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Strategies for monitoring Sprint Progress

Last post 04:02 am August 14, 2014
by Anonymous
8 replies
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04:29 am August 13, 2014

Hi all,

working through the Scrum Guide as a Scrum Newbie, I have a question concerning monitoring the Sprint Progress.

The Scrum Guide says, "Scrum does not consider the time spent working on Sprint Backlog Items. The work remaining and date are the only variables of interest. "

So, if the Development Team is not to consider the time spent working on Sprint Backlog Items - what practices can they reasonably use in order to project the likelihood of achieving the Sprint Goal?

Thanks for sharing your thoughts!

11:23 am August 13, 2014

The Dev Team estimates only the remaining work.
The estimated remaining work is not a basic "remaining of yesterday - 1".
Remaining work can grow, but of course it generally should go down.

01:23 am August 14, 2014

I agree on that - but for estimating the remaining work it would surely be helpful to consider the time already spent working on former items?
Or which strategies would you recommend to elicit an estimate for the remaining work?

01:47 am August 14, 2014

Refinement isn't considered but its BP to do it across the sprint.
Burndown is work remaining if you want to track ,also not mandatory in scrum but BP.
Burnup is work completed if you want to track, also not mandatory in scrum but BP.
How you estimate that work in the first place is up to the team, calories you burn, T shirts that get smaller,
points that reduce, hours that get less, what ever method the team choose.
As to who does this, it can be anyone as the team is responsible to do it daily and it should be visible.
Its a guide to where you are and how your doing against the goal in that sprint.

02:09 am August 14, 2014

Posted By michael on 14 Aug 2014 01:47 AM

[...] How you estimate that work in the first place is up to the team, calories you burn, T shirts that get smaller, [...]

:-) Nice argument... And yes, I got your point.

So I guess that "not considering the time spent working on Sprint Backlog Items" means just that Scrum doesn't tell the Development Team how exactly the work remaining is to be estimated. If the Development Team wants to take the spent time into account, it may very well do so. Scrum just recommends to focus on the work remaining rather than time spent.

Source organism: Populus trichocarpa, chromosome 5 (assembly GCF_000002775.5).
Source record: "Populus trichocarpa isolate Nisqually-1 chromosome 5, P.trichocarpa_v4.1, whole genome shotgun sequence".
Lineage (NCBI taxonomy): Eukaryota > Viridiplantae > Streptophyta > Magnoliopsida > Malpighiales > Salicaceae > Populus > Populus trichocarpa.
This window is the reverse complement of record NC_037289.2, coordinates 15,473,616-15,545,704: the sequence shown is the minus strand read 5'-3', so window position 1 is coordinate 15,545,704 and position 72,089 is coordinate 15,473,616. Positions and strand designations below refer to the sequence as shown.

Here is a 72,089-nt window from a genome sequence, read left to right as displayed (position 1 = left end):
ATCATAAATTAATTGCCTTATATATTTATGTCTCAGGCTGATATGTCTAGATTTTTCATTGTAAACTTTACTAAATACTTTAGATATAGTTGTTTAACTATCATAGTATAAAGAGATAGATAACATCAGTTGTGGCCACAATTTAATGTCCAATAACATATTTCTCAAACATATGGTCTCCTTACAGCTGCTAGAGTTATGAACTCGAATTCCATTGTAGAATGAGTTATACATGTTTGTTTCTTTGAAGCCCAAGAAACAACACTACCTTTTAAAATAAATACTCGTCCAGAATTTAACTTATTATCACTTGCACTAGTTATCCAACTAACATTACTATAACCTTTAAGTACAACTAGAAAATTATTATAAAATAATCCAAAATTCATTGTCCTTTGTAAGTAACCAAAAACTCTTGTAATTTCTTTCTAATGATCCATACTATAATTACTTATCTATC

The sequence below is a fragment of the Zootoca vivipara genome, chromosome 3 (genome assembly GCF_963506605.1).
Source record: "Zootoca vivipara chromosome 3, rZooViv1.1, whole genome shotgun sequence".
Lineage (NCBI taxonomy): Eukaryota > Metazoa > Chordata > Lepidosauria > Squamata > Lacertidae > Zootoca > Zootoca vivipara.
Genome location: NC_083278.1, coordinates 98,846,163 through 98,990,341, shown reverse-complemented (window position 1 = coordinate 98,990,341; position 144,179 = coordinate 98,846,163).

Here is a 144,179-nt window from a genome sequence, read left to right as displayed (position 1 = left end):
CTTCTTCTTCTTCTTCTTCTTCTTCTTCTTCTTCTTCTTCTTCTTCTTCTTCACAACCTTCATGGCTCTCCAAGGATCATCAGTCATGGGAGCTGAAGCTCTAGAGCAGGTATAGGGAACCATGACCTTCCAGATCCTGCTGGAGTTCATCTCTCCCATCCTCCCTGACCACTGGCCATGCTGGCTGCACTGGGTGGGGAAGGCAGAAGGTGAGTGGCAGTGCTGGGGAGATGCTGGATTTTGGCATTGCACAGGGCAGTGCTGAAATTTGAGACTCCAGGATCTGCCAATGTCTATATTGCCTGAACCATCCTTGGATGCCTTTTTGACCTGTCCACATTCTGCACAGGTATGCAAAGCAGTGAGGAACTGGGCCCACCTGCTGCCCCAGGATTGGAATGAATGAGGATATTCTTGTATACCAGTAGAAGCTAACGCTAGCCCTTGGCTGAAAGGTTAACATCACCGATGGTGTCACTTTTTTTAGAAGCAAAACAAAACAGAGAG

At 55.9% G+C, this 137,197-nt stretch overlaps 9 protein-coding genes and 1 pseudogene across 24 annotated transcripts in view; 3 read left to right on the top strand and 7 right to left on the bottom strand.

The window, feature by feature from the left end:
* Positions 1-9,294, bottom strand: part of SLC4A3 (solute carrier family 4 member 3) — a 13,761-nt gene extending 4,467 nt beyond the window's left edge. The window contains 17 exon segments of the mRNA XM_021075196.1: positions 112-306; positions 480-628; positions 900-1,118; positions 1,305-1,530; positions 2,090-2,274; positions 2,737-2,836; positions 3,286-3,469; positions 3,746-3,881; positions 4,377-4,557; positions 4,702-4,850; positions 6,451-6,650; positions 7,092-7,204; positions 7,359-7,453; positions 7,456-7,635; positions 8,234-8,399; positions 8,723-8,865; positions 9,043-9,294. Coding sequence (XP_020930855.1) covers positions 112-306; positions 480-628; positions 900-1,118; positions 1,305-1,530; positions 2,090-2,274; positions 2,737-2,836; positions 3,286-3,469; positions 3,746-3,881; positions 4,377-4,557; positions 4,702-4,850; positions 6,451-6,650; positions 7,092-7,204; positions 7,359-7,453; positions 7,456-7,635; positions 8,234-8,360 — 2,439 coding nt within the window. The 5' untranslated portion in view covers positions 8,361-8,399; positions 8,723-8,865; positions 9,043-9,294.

Thanks for your answers!

02:31 am August 14, 2014

"Scrum does not consider the time spent working on Sprint Backlog Items. The work remaining and date are the only variables of interest. " 

I think the Guide is saying that in Scrum, the time spent working on something counts for nothing. It is not a measure of progress. The incremental delivery of value in the form of completed work is what matters.

Hence, the only variables of interest in a Sprint are the work remaining and the date (i.e. time left). When these variables are correlated to the established trend (sprint burn rate), it should be clear if the work inducted to meet the Sprint Goal is likely to be completed.

02:43 am August 14, 2014

When you drive your car, stuck in the traffic jam, and your kids are behind you.
What is their question ?

03:50 am August 14, 2014

AWNTY?

04:02 am August 14, 2014

The children's question is, of course: "Are we there yet? How long will it take?" :-)
And yes, of course that's the question of progress in the Daily Scrum, too. But how can I figure out the answer? To me, my experience with former traffic jam and the remaining distance both seem valuable variables.

Though, I haven't taken into account that the Scrum Guide mentions the past performance of the Development Team as input to the Sprint Planning Meetings. So we already have some "established trend (sprint burn rate)", we can use for estimating the remaining work on the Sprint - and my mindset is in line with the Scrum Guide again. Thanks!